Commenting on the findings, Stephen Pegge, Director of Commercial Finance at UK Finance, said: ‘It is encouraging that increasing numbers of small firms are looking to use finance to grow their business in the year ahead.
‘However, most SMEs are still self-funding, with the vast majority not seeking any new external finance in the past year.’
Data published by the Office for National Statistics (ONS) has revealed that UK wage growth increased to 2.6% during the three months to January – representing the fastest rate of growth since September 2015.
Experts are debating as to whether the latest figures will incentivise the Monetary Policy Committee (MPC) to raise interest rates in May.
Commenting on the wage growth figures, the Resolution Foundation warned that average pay is ‘still lower than it was a decade ago’. Stephen Clarke, Senior Economic Analyst at the Resolution Foundation, said: ‘While it’s a relief that pay packets are no longer shrinking, the outlook for anaemic pay growth remains a huge living standards concern.’
The publication of the wage growth figures follows news that the UK’s rate of inflation fell from 3% to 2.7% during February. Lower prices for petrol played a key role in reducing the figure, the ONS said.
Mel Stride, Financial Secretary to the Treasury, said: ‘We know families feel the cost of living at the end of every working week.
‘We are increasing the National Living Wage, which is already helping the lowest earners see their pay rise by almost 7% above inflation.’
Data published by the Government Equalities Office has suggested that 77% of UK firms who have unveiled their gender pay gap figures pay male employees more than female employees.
New rules introduced from 6 April 2017 mean that large businesses are required by law to publish their gender pay gap figures on their website. Voluntary and private sector employers with 250 employees or more must publish their figures by 4 April 2018. Public sector employers must publish their figures by 30 March 2018.
The data found that around 14% of firms pay women more than men, and 8% have ‘no gender pay gap at all’.
The Government Equalities Office also revealed that more than 6,000 businesses are yet to publish their gender pay gap figures. Businesses who fail to report their figures before the deadline could face legal action, the government warned.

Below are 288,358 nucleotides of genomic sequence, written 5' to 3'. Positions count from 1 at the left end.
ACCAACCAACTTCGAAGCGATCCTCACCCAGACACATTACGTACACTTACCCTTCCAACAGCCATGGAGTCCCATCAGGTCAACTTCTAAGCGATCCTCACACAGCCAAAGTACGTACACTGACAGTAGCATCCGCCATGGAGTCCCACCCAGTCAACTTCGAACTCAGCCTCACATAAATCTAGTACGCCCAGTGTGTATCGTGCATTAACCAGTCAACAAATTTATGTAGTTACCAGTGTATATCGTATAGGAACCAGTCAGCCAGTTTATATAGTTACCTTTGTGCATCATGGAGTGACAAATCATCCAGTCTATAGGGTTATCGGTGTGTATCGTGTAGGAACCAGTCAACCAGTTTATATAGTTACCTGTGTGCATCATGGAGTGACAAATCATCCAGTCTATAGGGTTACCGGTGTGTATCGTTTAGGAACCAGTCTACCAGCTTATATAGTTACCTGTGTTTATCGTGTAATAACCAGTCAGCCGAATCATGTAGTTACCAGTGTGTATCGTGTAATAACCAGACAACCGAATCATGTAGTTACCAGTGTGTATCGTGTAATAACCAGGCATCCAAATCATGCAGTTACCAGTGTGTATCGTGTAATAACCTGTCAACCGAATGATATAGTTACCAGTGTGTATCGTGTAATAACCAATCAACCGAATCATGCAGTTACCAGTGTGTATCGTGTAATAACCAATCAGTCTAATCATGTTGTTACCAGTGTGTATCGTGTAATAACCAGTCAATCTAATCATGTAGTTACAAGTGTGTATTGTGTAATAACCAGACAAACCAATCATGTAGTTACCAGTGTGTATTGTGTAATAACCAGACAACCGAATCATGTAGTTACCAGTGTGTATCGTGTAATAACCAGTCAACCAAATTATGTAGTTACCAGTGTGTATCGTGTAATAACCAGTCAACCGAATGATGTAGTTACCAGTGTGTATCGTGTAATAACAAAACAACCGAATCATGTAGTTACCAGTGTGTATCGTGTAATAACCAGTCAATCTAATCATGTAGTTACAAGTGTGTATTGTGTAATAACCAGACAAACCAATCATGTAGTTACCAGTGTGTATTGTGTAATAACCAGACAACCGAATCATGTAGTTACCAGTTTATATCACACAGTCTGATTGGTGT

Commenting on the data, a Home Office spokesperson said: ‘This government is clear that tackling injustices like the gender pay gap is part of building a country that works for everyone. Shining a light on where women are being held back means employers can begin to take action.’
Business groups, including the Confederation of British Industry (CBI), the British Chambers of Commerce (BCC) and the Institute of Directors (IoD) have responded to the news that the government has agreed terms for the UK’s Brexit transitional period.
The government outlined that the transitional period will last from 29 March 2019, the day when the UK will officially leave the EU, until 31 December 2020. During this transition period, the UK will be permitted to sign its own trade deals, the government said.
Many business groups welcomed the news. Dr Adam Marshall, Director General of the BCC, said: ‘This is a milestone that many businesses across the UK have been waiting for. The agreement of a status quo transition period is great news for trading firms on both sides of the Channel, as it means that they will face little or no change in day-to-day business in the short-term.’
The CBI hailed the agreement as a ‘victory for common sense’. Carolyn Fairbairn, its Director General, commented: ‘Agreeing transition is a critical milestone that will provide many hundreds of businesses with the confidence to put their contingency planning on hold and keep investing in the UK.’
Whilst the IoD welcomed the news, it also warned the government that it needs to focus on the ‘finer details and practical implications’ associated with the transition. Allie Renison, Head of Europe and Trade Policy at the IoD, stated: ‘Many businesses will only be able to sufficiently plan and prepare for Brexit once the precise details of the future relationship are known, and any changes to domestic infrastructure, like customs, have been implemented.’